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  • Randy Nabors

A DISTURBING CONVERSATION


Recently my wife and I were in Miami Beach for a few days of vacation. We walked over to a restaurant called Pollo Tropical for a meal and while I was in line a white man standing next to me began to talk. We were in a very multi-ethnic setting with all kinds of folks around. Now my wife Joan is African American, and I am white. Joan was sitting at a table waiting for me so this individual who began to randomly speak to me didn’t know she was with me.

Sometimes this happens, where you are standing next to people you have never met, and either you or they begin to make observations about life, or the weather, or the situation we are mutually experiencing. This man began to talk about race. His comments went something like this, “They’ve been treating me like a black guy for the last eight years and I resent it. Now it’s our turn. I drive a cab and I pulled over to pick up a black lady, but then she said, ‘oh never mind!” I said, ‘Why, because I’m white?’ She said, ‘No, that has nothing to do with it.” I said, ‘whatever!’ Now we get to do it back to them.”

Since this conversation sprang up rather suddenly I didn’t quite know what to do or say, especially since Joan was close by. When I suspect there might be racial hostility I become a bit hyper vigilant, which means I get real quiet and get ready to fight, even though I am too old to be doing such things. It comes from growing up in Newark I think. These comments coming from the mouth of a stranger were pretty revealing to me as well as being illogical, threatening, and sad.

I mean, the very idea that being “treated like a black guy” is a bad thing in his mind means he is admitting that black guys are being mistreated, although with the implication that the color of their skin makes them deserving of such treatment. If he thinks that is a bad thing why would he assume he has the right to mistreat anyone else? And who is the “they” he is referring to, except the obvious reference to President Obama having been the president for 8 years? So was he assuming this was a “racial” election and now white people have their turn to treat black people like “black guys?” I might have suspected there were some who thought this way but it was bracing to actually hear it from someone’s mouth.

I have been amazed at those who blame President Obama for an increase in racial hostility over the last 8 years, as if latent and incipient racism wasn’t boiling in people’s hearts already, and incited to some extent simply because the president is black. There is a definite feeling in some people that every racial incident and development, and the hostility within black communities against police brutality, is not only somehow caused by President Obama but fostered by him and that therefore white people have a right to be angry at black people and a right to blame their racism on the president.

Even if President Obama made a mistake in something he might have said about any particular situation, which I can’t help but imagine he and every single president we have ever had has done at some time, surely none of us can blame our sinfulness on him. Racism is hatred, it is also the idolatry of our own race or ethnic sense of superiority. So here you have the sins of pride, idol worship, and murder all wrapped up in attitudes within our hearts. Whose fault is it? “They wouldn’t feel that way if he hadn’t said that, or this, or done that, or this.” Surely if racism is sin then each individual has to own the responsibility of it for themselves and not blame it on the words or actions of others. At least, this is my understanding of how we are to take ownership of our own sins.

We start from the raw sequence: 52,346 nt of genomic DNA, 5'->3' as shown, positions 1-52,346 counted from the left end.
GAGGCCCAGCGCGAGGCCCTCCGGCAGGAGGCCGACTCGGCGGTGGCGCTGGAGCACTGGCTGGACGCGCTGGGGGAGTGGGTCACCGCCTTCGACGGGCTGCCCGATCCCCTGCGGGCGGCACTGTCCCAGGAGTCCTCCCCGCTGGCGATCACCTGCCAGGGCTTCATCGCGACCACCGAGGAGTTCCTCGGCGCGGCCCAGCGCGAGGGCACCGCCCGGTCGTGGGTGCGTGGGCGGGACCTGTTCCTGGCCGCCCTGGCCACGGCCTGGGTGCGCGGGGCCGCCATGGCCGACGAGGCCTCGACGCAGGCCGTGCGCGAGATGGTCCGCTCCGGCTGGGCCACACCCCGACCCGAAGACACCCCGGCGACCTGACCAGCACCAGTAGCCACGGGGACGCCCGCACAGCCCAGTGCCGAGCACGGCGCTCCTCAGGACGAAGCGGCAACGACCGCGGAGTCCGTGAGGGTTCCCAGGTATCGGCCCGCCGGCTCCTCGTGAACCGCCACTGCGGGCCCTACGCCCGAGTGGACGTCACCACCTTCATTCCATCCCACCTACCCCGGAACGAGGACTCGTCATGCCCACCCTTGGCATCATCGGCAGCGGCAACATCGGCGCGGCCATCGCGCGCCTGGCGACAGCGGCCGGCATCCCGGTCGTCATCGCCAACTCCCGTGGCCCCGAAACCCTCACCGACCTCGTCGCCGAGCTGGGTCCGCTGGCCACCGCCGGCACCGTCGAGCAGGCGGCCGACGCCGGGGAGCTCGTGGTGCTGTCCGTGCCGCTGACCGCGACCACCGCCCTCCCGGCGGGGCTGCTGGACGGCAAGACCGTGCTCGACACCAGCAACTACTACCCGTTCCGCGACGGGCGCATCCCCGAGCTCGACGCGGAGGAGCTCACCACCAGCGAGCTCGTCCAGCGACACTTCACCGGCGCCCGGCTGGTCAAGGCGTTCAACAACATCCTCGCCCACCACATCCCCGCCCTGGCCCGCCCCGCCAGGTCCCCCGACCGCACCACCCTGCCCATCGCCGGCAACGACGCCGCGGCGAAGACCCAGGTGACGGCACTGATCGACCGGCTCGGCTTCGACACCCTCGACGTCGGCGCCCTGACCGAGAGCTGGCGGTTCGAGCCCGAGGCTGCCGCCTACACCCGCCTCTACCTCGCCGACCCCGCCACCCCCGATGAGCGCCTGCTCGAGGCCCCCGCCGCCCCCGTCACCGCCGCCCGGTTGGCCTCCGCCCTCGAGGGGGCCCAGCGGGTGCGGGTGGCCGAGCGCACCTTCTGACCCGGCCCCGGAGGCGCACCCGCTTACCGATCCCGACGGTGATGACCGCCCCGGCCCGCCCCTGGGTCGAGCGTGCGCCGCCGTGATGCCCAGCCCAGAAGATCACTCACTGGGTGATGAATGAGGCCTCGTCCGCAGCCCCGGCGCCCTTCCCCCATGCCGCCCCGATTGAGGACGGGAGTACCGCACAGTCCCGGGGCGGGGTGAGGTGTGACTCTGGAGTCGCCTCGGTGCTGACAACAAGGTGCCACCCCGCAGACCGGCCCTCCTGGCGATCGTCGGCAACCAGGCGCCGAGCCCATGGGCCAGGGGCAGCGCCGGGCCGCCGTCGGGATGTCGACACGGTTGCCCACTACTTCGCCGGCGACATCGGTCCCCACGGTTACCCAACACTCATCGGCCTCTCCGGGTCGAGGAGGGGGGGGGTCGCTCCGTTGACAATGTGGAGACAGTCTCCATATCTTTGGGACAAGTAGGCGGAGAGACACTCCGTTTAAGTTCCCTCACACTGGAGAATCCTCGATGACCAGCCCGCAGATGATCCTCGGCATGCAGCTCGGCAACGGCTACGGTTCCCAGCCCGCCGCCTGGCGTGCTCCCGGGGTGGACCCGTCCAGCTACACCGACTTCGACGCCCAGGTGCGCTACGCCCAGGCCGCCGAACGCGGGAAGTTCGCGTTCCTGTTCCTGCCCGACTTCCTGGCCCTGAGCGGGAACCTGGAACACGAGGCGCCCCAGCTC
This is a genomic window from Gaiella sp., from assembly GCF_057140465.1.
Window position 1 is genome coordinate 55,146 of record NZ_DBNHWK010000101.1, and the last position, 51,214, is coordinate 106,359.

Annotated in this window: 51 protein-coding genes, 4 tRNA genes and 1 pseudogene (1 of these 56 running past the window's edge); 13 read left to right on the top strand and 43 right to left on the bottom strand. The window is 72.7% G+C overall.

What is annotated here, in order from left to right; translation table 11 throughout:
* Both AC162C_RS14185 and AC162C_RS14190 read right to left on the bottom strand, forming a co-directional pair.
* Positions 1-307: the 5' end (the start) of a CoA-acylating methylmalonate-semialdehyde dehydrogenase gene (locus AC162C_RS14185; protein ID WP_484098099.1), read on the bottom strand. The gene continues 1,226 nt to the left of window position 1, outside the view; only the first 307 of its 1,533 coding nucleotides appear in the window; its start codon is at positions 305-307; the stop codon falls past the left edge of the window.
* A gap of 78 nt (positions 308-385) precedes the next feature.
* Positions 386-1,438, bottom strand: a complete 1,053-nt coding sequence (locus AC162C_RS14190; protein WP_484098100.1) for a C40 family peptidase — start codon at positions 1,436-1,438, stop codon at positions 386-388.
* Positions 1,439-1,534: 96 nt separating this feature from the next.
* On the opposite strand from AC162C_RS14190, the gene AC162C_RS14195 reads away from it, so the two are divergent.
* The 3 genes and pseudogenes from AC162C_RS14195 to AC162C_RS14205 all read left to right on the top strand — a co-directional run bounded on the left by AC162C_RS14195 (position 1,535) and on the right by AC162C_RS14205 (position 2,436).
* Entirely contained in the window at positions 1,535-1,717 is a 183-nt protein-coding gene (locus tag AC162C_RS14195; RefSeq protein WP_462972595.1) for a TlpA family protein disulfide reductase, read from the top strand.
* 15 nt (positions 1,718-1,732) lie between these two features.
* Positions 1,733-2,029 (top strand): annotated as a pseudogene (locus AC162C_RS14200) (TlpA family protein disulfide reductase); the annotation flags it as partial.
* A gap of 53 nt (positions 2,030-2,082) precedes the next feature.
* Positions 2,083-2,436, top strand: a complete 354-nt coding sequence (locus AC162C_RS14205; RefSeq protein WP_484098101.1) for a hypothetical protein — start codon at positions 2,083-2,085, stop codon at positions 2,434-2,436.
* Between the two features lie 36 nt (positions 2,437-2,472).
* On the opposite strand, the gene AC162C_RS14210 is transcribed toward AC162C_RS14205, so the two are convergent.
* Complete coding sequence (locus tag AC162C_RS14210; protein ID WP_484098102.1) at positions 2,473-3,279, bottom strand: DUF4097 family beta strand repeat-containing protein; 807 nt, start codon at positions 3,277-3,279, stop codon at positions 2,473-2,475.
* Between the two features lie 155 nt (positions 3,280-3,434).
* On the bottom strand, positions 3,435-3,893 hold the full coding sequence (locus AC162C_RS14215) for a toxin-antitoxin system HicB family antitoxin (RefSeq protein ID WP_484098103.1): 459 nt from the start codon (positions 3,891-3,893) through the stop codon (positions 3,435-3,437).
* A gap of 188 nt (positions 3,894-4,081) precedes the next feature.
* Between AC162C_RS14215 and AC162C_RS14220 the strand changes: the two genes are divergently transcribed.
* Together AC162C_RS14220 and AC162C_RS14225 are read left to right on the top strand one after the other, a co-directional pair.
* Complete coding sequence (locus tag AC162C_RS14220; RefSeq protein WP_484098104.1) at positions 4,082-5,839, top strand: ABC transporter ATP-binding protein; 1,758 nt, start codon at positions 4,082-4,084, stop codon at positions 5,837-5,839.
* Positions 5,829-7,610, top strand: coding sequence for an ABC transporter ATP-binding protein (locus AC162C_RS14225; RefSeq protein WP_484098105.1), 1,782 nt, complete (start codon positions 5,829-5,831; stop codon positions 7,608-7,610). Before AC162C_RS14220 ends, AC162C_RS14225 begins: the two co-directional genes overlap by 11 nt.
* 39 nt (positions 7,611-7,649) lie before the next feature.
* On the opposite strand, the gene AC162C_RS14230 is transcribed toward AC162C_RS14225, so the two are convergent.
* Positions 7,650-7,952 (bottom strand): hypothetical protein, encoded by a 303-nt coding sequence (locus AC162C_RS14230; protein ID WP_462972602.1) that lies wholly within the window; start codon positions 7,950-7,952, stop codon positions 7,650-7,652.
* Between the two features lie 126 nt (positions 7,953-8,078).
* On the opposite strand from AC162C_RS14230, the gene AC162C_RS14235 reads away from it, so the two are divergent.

I am distressed when I read or hear other Evangelicals excusing sin in people who agree with their political platform and support that sinfulness by using a political opponent as a ‘scape goat. I am reminded of conversations of children who say such things as, “well, I wouldn’t have hit him if he hadn’t made me mad.” So, you have no responsibility for being violent, you have no responsibility for maintaining self-control, you are in fact helpless before the power of others to make you react emotionally, sinfully, and recklessly? That this is all too human doesn’t make it any less childish.

Now the book of Proverbs warns me against rebuking a fool but foolishness does need to be rebuked. I am concerned that we are in a time when lots of foolishness needs to be rebuked. There is to me a sense of danger in the air, as if there is an ascendancy of racial evil. May the Lord rebuke it. May the Lord also rebuke any rebuttal of my argument by bringing up any and all bad policy causes championed by President Obama, or faults of Hillary Clinton. I can be against racism without giving tacit approval to the ideas or programs of other political figures, which seems to be the accusation by some of my critics as soon as I seem to say or hint at anything that they think favors the president. It does cause me to suspect either their ability to read accurately what I have said, or suspect that their political agenda leaves them deaf to conviction.

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